KARL RANDS: Well unless there’s going to be a serious degree of funding to the local authority to raise the carriageway, or install a bridge network, then unfortunately it looks like it’s going to remain for the foreseeable future.
ANDIE HARPER: And does the have to be a blanket ban when there’s water lying? You say the new signs will indicate the level of the water. Is it not possible to say, well, four wheel drives and vans and lorries can use it, but small private cars can’t? Is that a possibility? Or do you have to say it’s closed?
KARL RANDS: We really have to say it’s closed, because people do try to attempt to drive though The Washes, and almost annually we have problems with people getting stuck. And the parish council tell us that they’ve had to drag people out with tractors. So the EA tell us when there’s water on the road, and we go out and close the road, and the road is closed to traffic. So no traffic really should be using The Washes at that point.
ANDIE HARPER: Your electric signs aren’t up yet, are they?
KARL RANDS: No they’re not. Unfortunately the depth of water, which last week was about half a metre, means that our contractor unfortunately can’t get on to install the sensor. And that’s the only piece that we’re waiting to have installed. Once the sensor is up and running, the three signs will go up for Norfolk, and I think there’s four for Cambridgeshire, and that will only take a day to do. So our contractor is monitoring the level of The Washes on a daily basis, to see when he can actually get in there to do the work. It’s as frustrating for us as it is for the people who want to see these signs put up and be used.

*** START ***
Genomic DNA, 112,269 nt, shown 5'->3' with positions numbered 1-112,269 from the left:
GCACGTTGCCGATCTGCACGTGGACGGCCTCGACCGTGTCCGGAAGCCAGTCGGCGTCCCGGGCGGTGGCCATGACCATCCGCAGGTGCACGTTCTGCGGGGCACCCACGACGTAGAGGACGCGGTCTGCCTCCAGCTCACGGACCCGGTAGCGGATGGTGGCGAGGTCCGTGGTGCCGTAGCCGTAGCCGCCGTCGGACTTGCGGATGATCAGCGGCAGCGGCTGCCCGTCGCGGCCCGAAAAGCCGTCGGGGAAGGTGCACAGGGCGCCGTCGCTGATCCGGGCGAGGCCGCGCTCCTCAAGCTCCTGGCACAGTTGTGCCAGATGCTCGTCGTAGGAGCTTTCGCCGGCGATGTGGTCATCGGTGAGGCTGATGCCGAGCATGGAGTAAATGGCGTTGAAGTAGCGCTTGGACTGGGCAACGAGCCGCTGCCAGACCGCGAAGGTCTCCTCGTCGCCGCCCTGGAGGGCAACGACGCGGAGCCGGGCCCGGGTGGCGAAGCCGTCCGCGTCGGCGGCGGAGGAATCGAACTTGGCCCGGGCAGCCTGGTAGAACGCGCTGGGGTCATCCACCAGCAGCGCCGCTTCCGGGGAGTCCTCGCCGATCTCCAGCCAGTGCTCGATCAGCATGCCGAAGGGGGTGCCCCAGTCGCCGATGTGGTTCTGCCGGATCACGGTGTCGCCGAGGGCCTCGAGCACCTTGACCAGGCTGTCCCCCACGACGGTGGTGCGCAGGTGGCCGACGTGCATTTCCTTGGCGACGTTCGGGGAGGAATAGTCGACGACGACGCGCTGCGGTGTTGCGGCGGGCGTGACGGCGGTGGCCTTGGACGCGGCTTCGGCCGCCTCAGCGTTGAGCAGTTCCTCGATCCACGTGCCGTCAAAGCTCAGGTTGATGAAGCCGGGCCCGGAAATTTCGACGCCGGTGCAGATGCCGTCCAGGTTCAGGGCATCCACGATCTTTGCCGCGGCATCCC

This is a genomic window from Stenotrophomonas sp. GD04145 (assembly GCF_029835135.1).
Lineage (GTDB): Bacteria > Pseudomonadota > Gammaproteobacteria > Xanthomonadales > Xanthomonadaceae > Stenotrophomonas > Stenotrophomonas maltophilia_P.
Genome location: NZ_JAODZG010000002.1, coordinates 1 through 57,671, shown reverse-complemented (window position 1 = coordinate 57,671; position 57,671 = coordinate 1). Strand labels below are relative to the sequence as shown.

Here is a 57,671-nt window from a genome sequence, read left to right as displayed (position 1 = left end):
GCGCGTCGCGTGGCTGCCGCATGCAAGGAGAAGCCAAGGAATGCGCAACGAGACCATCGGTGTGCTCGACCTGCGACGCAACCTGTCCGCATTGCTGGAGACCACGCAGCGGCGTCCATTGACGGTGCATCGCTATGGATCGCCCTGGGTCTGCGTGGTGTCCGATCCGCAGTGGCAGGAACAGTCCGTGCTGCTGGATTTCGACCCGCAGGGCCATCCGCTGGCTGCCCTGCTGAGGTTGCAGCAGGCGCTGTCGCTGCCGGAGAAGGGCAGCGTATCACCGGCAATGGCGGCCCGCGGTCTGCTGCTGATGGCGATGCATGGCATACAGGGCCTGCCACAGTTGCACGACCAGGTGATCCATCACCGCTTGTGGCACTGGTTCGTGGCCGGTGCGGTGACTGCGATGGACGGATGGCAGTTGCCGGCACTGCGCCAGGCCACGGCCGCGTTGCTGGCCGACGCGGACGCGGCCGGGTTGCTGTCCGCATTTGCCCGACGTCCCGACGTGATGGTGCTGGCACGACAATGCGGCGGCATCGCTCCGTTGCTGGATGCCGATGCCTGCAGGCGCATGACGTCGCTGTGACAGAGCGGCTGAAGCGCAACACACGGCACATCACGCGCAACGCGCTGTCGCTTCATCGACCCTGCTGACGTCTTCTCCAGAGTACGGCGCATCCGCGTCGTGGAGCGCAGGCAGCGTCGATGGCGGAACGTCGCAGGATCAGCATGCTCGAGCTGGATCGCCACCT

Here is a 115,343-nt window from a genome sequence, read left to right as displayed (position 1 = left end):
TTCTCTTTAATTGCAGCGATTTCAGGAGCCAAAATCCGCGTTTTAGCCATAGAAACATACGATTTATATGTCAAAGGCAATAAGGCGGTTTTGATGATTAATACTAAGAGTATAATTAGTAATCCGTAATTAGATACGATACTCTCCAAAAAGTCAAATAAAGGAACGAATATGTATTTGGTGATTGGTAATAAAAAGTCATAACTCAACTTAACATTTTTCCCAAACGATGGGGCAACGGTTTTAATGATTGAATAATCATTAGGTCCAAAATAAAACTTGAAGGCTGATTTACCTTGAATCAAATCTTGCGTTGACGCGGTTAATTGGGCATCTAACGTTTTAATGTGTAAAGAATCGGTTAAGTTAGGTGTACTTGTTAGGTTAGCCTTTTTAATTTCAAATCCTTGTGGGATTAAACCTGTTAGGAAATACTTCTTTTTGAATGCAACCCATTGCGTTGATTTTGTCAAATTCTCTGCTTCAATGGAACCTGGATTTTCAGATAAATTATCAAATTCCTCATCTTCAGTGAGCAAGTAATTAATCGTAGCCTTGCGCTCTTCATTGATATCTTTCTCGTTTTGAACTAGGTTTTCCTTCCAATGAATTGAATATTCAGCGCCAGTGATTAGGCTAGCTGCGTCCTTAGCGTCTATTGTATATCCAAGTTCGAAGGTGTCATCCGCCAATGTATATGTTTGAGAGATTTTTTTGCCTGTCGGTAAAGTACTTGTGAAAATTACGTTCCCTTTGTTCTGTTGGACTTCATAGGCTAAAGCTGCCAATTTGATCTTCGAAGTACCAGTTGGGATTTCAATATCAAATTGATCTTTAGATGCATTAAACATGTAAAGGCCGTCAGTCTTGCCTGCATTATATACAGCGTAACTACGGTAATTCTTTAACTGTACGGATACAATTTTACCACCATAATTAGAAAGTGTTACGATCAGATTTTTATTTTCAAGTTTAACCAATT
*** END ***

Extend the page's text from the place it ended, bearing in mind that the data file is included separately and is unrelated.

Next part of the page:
ANDIE HARPER: One of the issues in the past has been the fact that the signs are sometimes there for days after the road is passable. Will the new electronic signs enable decisions to be made and passed on to motorists more quickly than used to be the case in the past?
KARL RANDS: Indeed. These will react to the actual depth of water that’s on the carriageway.
KARL RANDS: So when it gets below the threshold if you like then the signs switch off, and the drivers can be advised in real time.
ANDIE HARPER: And they don’t have to be really dry, the roads? A bit of a puddle across won’t matter?
KARL RANDS: Well we use a trigger point, which is based on the Environment Agency trigger point, which is when they tell us to close the roads. So we certainly wouldn’t advise people to be travelling on that road when there is even a small amount of water on there. Fundamentally because at this time of year it’s going to freeze, and then it could cause other problems to drivers. So I would be taking serious notice of the signs which are up, especially if the road signs are out saying it’s closed in any case.
ANDIE HARPER: And is this the only road in Norfolk that comes under your jurisdiction which has these problems? I’m very familiar with the county. Is there anywhere else?
KARL RANDS: No. This is the only one really. It’s very unusual, and I’m hoping that the signs will be up fairly soon, so that we can get it all tested and operated, and our drivers can hopefully see a difference.
ANDIE HARPER: Karl. it’s been really good to talk to you. Thanks for joining us this morning.
KARL RANDS: Thanks for having me. Thank you.
ANDIE HARPER: That’s Karl Rands. Karl is Area Highways Manager for the west of Norfolk County Council, talking there about the problems at Welney.